Heroin Epidemic Close to Home

Claire Zwack, Junior News Editor

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Since 2010, the Western New York Area has experienced a significant surge in heroin abuse and deaths related to this psychological drug. Heroin, an opioid that is synthesized from morphine, leaves users with short- or long-term neurological damage and the possibility of contracting life-threatening diseases, such as Hepatitis C and HIV, by sharing needles. Researchers believe that drug abusers often use prescription pain killers such as Oxycontin and Vicodin as platform drugs, and then branch out to using heroin, which has similar effects.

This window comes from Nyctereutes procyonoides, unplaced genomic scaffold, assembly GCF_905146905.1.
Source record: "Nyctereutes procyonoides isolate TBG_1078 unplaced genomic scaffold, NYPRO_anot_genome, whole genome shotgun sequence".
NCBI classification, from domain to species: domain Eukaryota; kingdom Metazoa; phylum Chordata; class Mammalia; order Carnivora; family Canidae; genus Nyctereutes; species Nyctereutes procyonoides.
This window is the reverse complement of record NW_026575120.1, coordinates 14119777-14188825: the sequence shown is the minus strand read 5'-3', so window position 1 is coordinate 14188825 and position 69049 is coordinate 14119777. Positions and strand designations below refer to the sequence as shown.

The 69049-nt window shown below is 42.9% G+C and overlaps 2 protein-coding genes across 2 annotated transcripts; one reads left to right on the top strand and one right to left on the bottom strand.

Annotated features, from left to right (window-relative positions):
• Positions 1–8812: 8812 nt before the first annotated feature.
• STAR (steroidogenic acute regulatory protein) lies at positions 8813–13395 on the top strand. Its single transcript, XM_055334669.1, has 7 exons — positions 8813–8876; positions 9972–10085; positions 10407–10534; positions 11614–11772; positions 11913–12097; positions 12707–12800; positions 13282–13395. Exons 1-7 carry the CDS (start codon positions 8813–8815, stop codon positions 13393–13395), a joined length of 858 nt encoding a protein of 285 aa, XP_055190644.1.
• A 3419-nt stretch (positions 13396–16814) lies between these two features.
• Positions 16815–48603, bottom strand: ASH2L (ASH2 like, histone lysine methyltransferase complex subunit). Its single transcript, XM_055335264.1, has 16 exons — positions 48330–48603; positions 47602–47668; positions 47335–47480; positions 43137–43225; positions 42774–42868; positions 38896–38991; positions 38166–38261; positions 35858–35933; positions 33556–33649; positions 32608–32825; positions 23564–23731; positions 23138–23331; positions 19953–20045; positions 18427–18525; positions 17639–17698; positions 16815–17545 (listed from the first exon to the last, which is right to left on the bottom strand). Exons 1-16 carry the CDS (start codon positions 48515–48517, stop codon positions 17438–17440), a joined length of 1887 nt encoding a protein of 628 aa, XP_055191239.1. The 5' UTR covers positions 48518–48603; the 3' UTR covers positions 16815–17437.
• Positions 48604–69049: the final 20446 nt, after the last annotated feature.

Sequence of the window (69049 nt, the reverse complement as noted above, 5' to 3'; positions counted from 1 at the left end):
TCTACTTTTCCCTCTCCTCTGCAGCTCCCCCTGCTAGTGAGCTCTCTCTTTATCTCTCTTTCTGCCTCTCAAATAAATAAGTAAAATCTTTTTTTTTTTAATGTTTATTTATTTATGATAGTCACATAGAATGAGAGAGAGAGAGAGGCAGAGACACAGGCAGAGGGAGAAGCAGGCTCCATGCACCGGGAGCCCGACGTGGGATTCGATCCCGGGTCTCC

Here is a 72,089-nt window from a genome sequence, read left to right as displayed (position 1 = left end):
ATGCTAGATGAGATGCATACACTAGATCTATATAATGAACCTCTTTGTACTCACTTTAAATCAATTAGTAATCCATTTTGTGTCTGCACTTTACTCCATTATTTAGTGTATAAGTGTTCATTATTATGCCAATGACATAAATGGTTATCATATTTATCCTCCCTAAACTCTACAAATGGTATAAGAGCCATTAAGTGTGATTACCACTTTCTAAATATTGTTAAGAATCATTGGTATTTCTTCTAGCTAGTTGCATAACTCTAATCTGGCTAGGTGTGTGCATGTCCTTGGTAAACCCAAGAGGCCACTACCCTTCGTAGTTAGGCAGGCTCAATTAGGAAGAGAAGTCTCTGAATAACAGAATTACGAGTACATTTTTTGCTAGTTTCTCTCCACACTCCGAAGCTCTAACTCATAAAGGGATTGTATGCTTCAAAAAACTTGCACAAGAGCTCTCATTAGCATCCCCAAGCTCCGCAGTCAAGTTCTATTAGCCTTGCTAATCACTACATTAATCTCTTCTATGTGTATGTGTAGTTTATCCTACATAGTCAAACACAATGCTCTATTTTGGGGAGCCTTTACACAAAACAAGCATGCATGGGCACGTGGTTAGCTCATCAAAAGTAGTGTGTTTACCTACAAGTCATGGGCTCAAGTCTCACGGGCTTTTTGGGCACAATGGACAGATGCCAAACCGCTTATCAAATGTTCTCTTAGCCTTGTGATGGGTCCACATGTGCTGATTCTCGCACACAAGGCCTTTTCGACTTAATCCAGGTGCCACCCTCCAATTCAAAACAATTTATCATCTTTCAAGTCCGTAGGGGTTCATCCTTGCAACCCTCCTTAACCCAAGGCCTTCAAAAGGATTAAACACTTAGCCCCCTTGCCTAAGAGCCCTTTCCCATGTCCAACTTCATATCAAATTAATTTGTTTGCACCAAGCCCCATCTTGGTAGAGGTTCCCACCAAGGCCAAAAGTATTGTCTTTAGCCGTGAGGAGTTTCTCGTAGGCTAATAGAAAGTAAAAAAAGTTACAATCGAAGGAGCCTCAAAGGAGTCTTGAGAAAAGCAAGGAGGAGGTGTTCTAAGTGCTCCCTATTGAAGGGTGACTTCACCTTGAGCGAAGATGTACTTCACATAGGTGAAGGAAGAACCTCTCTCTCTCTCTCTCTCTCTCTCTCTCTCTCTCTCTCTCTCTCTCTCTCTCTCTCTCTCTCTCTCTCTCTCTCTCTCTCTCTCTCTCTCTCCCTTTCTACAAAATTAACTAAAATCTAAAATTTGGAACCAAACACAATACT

The Erie County Health Department estimates that 275 heroin overdose deaths will occur in 2015 alone, which is 128 more deaths than 2014. In order to prevent against deaths involving the use of heroin and other drugs, Erie County has taken the initiative to teach the public how to treat people suffering from heroin overdoses. Naloxone (commonly called Narcan) training sessions throughout the county have been made available to the public in an effort to raise awareness and combat the heroin epidemic. These sessions train the public how to recognize a possible heroin overdose and correctly administer naloxone, the lifesaving intranasal prescription medication. As of February 2015, the New York State Health Department tracked the number of successful administrations of Narcan and found there to be 133 statewide. Many local police departments have mandated that all officers carry Narcan, joining the statewide campaign called “Combat Heroin,” to fight this rampant heroin epidemic.

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